Republicans Will Win House, Start Cutting Budget, McCarthy Says

Republican U.S. Representative Kevin McCarthy said his party will win the House majority in the Nov. 2 elections and could gain as many as 59 seats.

“We’ll capture the majority,” McCarthy, chief recruiter of Republican candidates for the House, said in an interview on Bloomberg Television’s “Political Capital with Al Hunt” airing this weekend. Asked whether his party may gain as many as five dozen seats, the two-term California congressman said “we could post as high as 59.”

Polls show that Republicans, running on a platform of change, are poised to regain control from House Democrats. They need a net gain of 39 seats to reach that threshold. Republicans have a 47 percent to 44 percent edge among likely voters in congressional races, according to a Bloomberg National Poll conducted Oct. 24-26.

In a separate interview on “Political Capital,” U.S. Senator Robert Menendez, who leads the Democratic Senate campaign, said his party will do better than expected in that chamber and predicted an upset win in the Illinois race for President Barack Obama’s old seat.

“We will, number one, be in the majority in the Senate as Democrats after Nov. 2,” Menendez of New Jersey said.

McCarthy, 45, the Republican chief deputy whip, said he doesn’t see his party reaching a compromise with Democrats on extending Bush-era income-tax cuts during a lame-duck session after the elections.

Tax Cut Extension

Democrats and Republicans are deadlocked over who should be covered by an extension of the tax cuts, enacted in 2001 and 2003, that are set to expire at the end of this year. Democrats want to continue the lower tax rates for families earning up to $250,000 a year, while Republicans insist on keeping the cuts for higher-income Americans as well.

“The best compromise is not to raise taxes in a recession,” McCarthy said. “The best perspective here is end the uncertainty, give an extension and start focusing on small- business growth.”

McCarthy said Republicans will immediately begin making good on their pledge to cut federal spending. He refused to say whether those reductions would come from programs such as Pell Grants to help low-income students pay for college or funding for National Institutes of Health research into diseases such as cancer and Alzheimer’s.

‘Special’ Places

“People go out and pick the special little places,” he said. “We would look at all discretionary spending outside of security.”

“You could find so many other places to cut before you even touch those,” McCarthy said.

Even so, he questioned whether all NIH money is going to actual research. He pointed to a grant to a college professor to study Congress’s votes on the health-care overhaul, adding “is that the best use of money?”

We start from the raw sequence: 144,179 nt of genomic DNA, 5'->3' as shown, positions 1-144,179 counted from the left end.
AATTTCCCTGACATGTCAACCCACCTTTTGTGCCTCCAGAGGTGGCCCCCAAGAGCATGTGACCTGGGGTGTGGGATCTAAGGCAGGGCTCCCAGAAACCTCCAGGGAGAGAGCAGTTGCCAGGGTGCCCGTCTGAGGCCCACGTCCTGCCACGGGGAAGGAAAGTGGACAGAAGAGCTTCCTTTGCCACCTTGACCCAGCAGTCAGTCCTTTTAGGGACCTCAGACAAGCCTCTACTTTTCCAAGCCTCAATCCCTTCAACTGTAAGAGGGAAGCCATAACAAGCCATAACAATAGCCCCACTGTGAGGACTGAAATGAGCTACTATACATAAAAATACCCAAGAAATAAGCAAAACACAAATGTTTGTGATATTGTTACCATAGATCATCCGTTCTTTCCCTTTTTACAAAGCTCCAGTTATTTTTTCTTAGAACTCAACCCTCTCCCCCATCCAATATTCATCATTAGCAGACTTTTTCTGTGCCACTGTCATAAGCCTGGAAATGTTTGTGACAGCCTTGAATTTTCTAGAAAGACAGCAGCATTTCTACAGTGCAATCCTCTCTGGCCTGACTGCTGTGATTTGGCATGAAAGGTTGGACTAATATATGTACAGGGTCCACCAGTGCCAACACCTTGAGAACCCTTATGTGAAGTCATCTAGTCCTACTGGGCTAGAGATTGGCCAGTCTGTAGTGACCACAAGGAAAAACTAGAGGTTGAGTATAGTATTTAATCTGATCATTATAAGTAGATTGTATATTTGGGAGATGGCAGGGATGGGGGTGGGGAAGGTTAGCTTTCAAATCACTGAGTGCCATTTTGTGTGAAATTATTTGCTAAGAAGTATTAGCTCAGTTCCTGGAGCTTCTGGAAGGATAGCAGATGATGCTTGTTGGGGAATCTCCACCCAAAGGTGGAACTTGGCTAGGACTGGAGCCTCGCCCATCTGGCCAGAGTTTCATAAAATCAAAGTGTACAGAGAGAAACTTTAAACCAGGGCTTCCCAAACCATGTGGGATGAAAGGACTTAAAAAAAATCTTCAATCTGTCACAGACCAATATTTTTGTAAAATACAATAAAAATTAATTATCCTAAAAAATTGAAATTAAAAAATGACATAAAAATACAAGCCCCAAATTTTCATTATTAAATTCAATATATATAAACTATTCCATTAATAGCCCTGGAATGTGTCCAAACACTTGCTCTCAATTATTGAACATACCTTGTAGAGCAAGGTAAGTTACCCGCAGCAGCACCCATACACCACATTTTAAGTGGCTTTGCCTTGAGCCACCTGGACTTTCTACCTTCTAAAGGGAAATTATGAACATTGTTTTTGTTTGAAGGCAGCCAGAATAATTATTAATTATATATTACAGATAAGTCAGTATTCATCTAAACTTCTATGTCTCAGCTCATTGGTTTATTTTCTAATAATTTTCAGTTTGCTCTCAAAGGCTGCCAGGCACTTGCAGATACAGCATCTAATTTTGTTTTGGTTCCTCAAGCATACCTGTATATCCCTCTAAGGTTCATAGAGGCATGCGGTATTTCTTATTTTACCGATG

House Republicans, in their “Pledge to America” agenda announced in September, promised to cut $100 billion in domestic spending programs if they take power. The unspecified cuts would come from non-defense domestic discretionary programs, which totaled $477 billion in the 2010 budget. Social Security and Medicare would be excluded from the proposed 21 percent reductions.

Fewer than one-third of the Bloomberg poll respondents -- 31 percent -- say they support cutting federal spending in areas such as education and health care.

Opposition to Gridlock

Voters in the Bloomberg poll overwhelmingly say they don’t want a Republican takeover to result in congressional gridlock. Four-fifths say they want Republicans and Democrats to work together to get things done, as opposed to rigidly sticking to principles.

“We need to have solutions,” McCarthy said when asked about that finding. He said Republicans promise to work toward a balanced budget and “get this country back under control. That is a principle that I think America wants to see happen, and that’s something that we will fight for.”

Asked about a possible surprise victory by Republicans next week, McCarthy said challenger Andy Vidak would defeat Democratic Representative Jim Costa in California.

“No one’s been watching it and it hasn’t been on anybody’s radar screen,” he said.

Menendez, 56, said surprises will continue in the elections, similar to the losses in primaries by some Republican incumbents, and he dismissed a forecast his party will lose eight seats in the Senate.

Illinois Race

“We may very well do better than that,” he said. Democrats control the Senate 59-41, and Republicans need a net gain of 10 seats to take the majority. Menendez predicted that Illinois Democrat Alexi Giannoulias will win his race against Republican Representative Mark Kirk to keep Obama’s former Senate seat in Democratic control.

Illinois Republican Chairman Pat Brady said in an e-mail that Menendez’s “happy talk will not change the results on election day when Illinois voters support Mark Kirk.”

Menendez also said Democrats have a good chance of picking up a seat in Alaska, where Republican Senator Lisa Murkowski is seeking re-election as a write-in candidate after her upset loss in the primary to Tea Party-backed candidate Joe Miller.

Miller’s campaign is struggling, creating an opportunity for Democratic candidate Scott McAdams, mayor of Sitka, in the three-way contest.

“He has a real shot of winning,” Menendez said. “Every poll shows that he has risen dramatically.”

To contact the reporter on this story: Catherine Dodge in Washington at Cdodge1@bloomberg.net.

To contact the editor responsible for this story: Mark Silva in Washington at msilva34@bloomberg.net

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